When I started my graphic design career in the fall of 1990, things looked a little different in the design industry than they do now. It was the start of design studios using computers to create their designs. The days of every designer having a drafting table, stool and a set of technical pens were fast disappearing. We now crafted our designs electronically while bent over a 20 inch monitor, saving our files to zip disks (crossing our fingers that the 200k file saved would fit), and sending our files to film houses to create multi-layered proofs and then ultimately negatives and plates for printing. Photoshoots were done with black and white polaroids for testing and then we reviewed contact sheets (with a viewing loop) to see which images we should have scanned at a high resolution, which would also arrive on a zip disk – by courier. Communication in general was different - before email really set in, I’d come back after a lunch and I’d have 6 or more phone messages that I’d take the next hour or so to return.

It’s easy to see how time passes, technologies and routines change, and what we remember as a way of life slips quietly through the cracks and becomes a distant memory - especially when it comes to process and knowledge. And we'd hate to see all of this important history go away forever.

Our first interview with Rob Peters, May 2016.

A while back Winnipeg photographer Leif Norman and myself were discussing the idea of creating a podcast series where we interview graphic designers in order to capture some of the disappearing history and as well to create some archival material that might inspire others. The idea was to keep it simple – conduct recorded interviews with individuals with a general list of questions, edit, then post as podcasts that can be accessed by anyone but in particular by students and graphic designers in our industry. We’re calling the series Oots - Out of the Studio - and we hope to build a substantial library of entertaining discussions with various designers who have not only witnessed the influence of design in Winnipeg and Canada, but helped shape it.

We’re thrilled to have the support of GDC Manitoba to get this initiative off the ground, and thank them for their generous support and input. We hope that the Oots program is something that continues to grow over the years as designers come and go and our industry continues to redefine itself.

Leif Norman. Photo by Brent Lelond.

Leif Norman. Photo by Brent Lelond.

Leif Norman

Leif wanted to be a High School Chemistry teacher, but then discovered that education was more than just teaching kids; things were complicated. Luckily, he was still attempting to be a photographer all through doing his Chemistry degree at the U of W, and people continued to hire him to shoot festivals, portraits, and various events. He now puts his chemical knowledge to good use by experimenting with photographic processes from the 19th century, such as Cyanotypes, Salt Prints, and Calotypes. These are fun and artistic but don’t pay the bills, which is why he continues to be a useful commercial and event photographer for the Fringe Fest, Comedy Fest, Cluster Fest, The WAG, PTE, MTYP, Theatre Projects Manitoba, Winnipeg’s Contemporary Dancers, The RWB, ft3 architects, Winnipeg City Hall and many more cultural institutions and businesses around Winnipeg. He won’t shoot weddings, but he will show up to the party.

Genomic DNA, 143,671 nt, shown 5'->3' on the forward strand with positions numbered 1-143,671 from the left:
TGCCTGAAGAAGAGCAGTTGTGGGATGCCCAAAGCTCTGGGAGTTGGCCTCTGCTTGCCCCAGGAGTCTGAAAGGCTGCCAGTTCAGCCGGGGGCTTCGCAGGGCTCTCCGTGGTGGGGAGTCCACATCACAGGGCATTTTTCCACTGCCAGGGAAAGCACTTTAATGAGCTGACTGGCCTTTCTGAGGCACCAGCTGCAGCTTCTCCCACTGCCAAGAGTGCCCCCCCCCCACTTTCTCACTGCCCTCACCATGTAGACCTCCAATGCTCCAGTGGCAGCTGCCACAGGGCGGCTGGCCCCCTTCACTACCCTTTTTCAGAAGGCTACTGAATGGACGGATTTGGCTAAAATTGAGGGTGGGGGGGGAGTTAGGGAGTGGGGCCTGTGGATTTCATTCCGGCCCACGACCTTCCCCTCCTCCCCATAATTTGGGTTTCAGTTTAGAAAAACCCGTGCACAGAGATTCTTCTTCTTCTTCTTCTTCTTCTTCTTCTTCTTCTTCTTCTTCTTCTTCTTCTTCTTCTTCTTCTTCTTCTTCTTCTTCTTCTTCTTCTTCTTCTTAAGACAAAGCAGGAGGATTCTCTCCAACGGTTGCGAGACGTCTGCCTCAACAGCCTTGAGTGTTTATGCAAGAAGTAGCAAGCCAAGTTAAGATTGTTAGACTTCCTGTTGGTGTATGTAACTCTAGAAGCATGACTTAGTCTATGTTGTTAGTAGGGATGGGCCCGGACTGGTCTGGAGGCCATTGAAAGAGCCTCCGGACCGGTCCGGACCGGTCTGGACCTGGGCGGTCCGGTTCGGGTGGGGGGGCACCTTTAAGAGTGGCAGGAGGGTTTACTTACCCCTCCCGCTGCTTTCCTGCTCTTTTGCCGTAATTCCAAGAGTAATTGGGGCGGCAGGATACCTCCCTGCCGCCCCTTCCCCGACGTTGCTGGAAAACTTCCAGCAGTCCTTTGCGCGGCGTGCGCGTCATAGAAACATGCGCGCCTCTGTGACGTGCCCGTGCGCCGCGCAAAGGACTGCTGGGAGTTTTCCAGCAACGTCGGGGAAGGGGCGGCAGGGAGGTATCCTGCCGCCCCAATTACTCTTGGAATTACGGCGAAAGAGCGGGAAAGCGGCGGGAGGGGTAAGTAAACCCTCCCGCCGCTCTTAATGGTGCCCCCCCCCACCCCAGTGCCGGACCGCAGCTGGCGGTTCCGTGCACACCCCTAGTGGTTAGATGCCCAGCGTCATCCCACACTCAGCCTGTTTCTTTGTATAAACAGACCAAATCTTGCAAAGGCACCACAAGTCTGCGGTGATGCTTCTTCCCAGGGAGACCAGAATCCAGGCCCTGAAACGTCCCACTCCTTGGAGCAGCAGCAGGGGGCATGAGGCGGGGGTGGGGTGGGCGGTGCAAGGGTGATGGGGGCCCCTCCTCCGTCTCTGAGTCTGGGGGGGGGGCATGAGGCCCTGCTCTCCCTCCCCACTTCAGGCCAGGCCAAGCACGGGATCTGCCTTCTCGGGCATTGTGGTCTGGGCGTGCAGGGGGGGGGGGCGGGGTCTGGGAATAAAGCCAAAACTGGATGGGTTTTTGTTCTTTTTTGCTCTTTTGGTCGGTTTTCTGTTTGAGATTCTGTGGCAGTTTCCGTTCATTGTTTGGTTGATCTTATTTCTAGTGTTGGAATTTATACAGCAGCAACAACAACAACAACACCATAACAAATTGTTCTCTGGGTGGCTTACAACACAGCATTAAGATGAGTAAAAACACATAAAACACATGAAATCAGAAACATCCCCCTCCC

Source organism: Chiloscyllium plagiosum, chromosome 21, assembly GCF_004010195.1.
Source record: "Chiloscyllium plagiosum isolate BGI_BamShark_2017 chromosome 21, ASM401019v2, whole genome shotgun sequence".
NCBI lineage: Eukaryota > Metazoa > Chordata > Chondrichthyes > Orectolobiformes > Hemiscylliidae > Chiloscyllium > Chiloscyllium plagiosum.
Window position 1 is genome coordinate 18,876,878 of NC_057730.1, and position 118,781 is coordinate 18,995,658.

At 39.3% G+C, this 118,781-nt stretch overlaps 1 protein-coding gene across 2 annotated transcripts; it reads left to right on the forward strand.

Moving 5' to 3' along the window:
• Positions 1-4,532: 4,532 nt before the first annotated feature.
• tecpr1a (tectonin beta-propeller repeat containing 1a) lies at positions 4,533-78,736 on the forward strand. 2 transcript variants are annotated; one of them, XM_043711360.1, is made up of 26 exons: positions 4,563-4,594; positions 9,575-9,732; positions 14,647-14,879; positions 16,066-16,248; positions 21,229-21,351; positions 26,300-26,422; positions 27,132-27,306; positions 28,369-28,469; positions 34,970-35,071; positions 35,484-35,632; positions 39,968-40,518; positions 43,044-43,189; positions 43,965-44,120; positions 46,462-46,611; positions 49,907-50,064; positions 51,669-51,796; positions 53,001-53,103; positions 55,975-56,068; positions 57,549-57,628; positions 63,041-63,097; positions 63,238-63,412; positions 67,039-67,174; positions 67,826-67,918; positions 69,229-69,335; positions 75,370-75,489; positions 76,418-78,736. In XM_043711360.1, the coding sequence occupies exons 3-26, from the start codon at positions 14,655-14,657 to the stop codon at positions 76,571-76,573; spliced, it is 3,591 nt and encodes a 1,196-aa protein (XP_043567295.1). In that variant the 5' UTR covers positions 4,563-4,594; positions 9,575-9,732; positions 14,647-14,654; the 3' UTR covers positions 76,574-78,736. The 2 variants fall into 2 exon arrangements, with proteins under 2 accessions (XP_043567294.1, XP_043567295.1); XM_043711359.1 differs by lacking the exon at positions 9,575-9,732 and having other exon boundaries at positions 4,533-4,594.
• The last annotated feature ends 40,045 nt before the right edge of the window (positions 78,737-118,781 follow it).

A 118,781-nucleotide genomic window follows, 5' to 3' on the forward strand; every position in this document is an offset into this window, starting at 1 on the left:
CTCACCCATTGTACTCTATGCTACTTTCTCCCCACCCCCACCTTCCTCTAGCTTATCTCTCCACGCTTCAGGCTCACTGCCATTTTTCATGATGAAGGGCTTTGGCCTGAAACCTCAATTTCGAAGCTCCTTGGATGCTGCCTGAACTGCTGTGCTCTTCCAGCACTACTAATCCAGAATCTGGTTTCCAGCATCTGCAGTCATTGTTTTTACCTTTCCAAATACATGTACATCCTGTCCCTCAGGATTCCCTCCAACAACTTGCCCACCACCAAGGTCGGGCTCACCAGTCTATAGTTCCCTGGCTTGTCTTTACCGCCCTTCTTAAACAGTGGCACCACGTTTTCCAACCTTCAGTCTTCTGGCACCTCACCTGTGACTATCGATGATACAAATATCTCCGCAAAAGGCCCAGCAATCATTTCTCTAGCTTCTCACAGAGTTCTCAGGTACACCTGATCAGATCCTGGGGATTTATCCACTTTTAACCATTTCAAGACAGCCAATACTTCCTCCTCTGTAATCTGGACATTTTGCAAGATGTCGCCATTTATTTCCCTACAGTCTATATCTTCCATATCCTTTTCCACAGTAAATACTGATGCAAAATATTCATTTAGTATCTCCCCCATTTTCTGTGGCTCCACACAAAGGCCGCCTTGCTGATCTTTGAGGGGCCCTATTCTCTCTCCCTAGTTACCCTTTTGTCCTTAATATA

As one of the founders of the lapsed BreakfastWinnipeg.com website, where he and Andrew McMonagle reviewed over 140 places to eat breakfast in Winnipeg, Leif decided to tape breakfast podcasts. They were mostly full of arguing about ketchup and recent movies over the clinking of cutlery; so it didn’t sound so good.

Leif considers himself a renaissance man, and since he was already a Cab Driver, Carnival Worker, Dish Washer in Gimli, Paperboy, MacBook Repairman, Performance Poet, and Voice Actor he figured he could also try to do interviews as good as Peter Gzowski.

Evan Kuz. Photo by Tony Nardella

Evan Kuz. Photo by Tony Nardella

Evan Kuz

Ravings and rants are two words not normally associated with Evan - but when it comes to the profession of graphic design, there you will find passion and energy. Evan, as soon as he graduated from a graphic design program at the University of Manitoba, was involved with the GDC Manitoba Chapter right from the moment when Rob Peters, one of his unofficial mentors, recommended that he gets involved. Evan served in nearly every roll that the local chapter had to offer, and held the title of President twice.

Evan, with nearly 28 years of experience, is the founder of Sly Bird Creative, a design firm focusing on providing unique communications solutions for clients with unique problems.

Outside of his career in design, you're most likely to find him traveling somewhere in the world, or meandering down paths and hiking trails on foot, bike or in full running stride, or happily dipping his kayak or paddle board paddle into the water of Lake Winnipeg near to his cottage. 



A big Oots thanks to

Kira Gregory for the design of the Oots logo. 

The Scissorkicks for the original musical scores we’ve used within the podcast.